Also, you have a rerelease of Sin/Pecado for Napalm Records. Can you recall the time when you first released the record? It was definitely something different that we did not expect, but it was a great record. What Sin/Pecado means to you today after 20 years?
Sin/Pecado was an album where we experimented more. We were going through hard time back then. We fired a bass player who was one of the founding members. We started to shoot on a little bit more directions, and we ended up, perhaps, doing it a little bit too much but, we needed to do that for some reason. The reactions were not that enthusiastic as they were on Irreligious, but strangely enough, years after, people started saying that this was a really unique album. It was perhaps, out of it’s time. I don’t know. It’s not an album that you can consume immediately. It takes some time. And I think it was a great idea to put this rerelease now, because people now understand the album better than they did, and the people that didn’t like it back then but do like it now can enjoy it.
And now after 25-30 years of touring, how do you recall all these past moments from the beginning, from your own personal point of view? The band is definitely much more popular today. Many people look at Moonspell as a really big band. And also, can you tell us something about your live DVD recorded in Portugal?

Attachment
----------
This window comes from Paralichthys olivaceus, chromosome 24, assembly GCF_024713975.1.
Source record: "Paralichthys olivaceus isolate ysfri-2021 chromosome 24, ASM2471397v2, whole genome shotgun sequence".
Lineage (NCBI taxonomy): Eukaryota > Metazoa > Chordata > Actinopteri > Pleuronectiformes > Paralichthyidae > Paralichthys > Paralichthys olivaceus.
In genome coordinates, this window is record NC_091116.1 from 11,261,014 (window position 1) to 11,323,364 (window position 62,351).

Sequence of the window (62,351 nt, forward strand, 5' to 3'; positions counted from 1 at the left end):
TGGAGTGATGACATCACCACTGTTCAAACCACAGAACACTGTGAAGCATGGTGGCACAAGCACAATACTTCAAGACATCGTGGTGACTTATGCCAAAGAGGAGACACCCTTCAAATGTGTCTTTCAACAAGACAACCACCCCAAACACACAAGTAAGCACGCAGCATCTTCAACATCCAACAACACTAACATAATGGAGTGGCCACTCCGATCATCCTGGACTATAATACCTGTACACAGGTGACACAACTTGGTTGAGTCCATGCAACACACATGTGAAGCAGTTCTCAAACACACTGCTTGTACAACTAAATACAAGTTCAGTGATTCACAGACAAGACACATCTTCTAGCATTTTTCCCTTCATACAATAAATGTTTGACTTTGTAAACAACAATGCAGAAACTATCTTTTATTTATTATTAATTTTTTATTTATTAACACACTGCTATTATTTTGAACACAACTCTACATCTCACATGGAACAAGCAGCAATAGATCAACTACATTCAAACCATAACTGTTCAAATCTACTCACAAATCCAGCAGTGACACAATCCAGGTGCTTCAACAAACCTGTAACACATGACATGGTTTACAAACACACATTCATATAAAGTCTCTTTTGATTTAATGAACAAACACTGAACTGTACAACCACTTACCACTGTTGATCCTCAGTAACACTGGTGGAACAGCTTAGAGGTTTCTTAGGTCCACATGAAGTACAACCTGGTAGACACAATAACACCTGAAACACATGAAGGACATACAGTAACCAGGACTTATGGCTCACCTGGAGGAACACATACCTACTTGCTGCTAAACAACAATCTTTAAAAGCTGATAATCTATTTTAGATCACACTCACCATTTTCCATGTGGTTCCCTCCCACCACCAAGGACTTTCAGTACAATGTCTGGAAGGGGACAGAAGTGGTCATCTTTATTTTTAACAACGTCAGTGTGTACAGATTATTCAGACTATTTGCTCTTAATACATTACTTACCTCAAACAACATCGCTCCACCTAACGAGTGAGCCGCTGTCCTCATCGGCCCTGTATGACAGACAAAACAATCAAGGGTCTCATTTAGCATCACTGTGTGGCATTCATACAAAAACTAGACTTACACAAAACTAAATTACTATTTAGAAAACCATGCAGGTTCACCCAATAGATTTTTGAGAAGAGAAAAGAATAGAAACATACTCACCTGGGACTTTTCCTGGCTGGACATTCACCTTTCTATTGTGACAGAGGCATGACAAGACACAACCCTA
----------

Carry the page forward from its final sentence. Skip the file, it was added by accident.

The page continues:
Well, we never quit. That’s the whole point. There were many bands that collapsed during that time, for many reasons. But we maintained focus somehow. We made mistakes of course, everyone does. But we learned from them and make it better. I think it was the right time to release the dvd since we didn’t have much official video footage, besides the show in Poland. The record label also wanted it. And it’s a great way to pay tribute to our country by doing this.
Could you compare this show where you recorded a DVD in Portugal and the old one from 1996. when the band was starting to get bigger?
I don’t compare these things, but if you ask me, the latest one is a big celebration, like: „Here we are, this is us and this is what we’ve been through these past 30 years of career!“ And that one from 1996. was a very new thing. We were putting out record and we had a media coverage. And it was successful. The place was full, people were completely crazy. I was 22 at the time and I was impressed with everything. Things don’t become more or less important. You just feel them differently. I had a certain enthusiasm back then, and I have another kind of enthusiasm here. That’s pretty much it.
- Answers by Ricardo Amorim
- Interview by Marko Miranovic (22.November)
- Typed by Darko Petrovic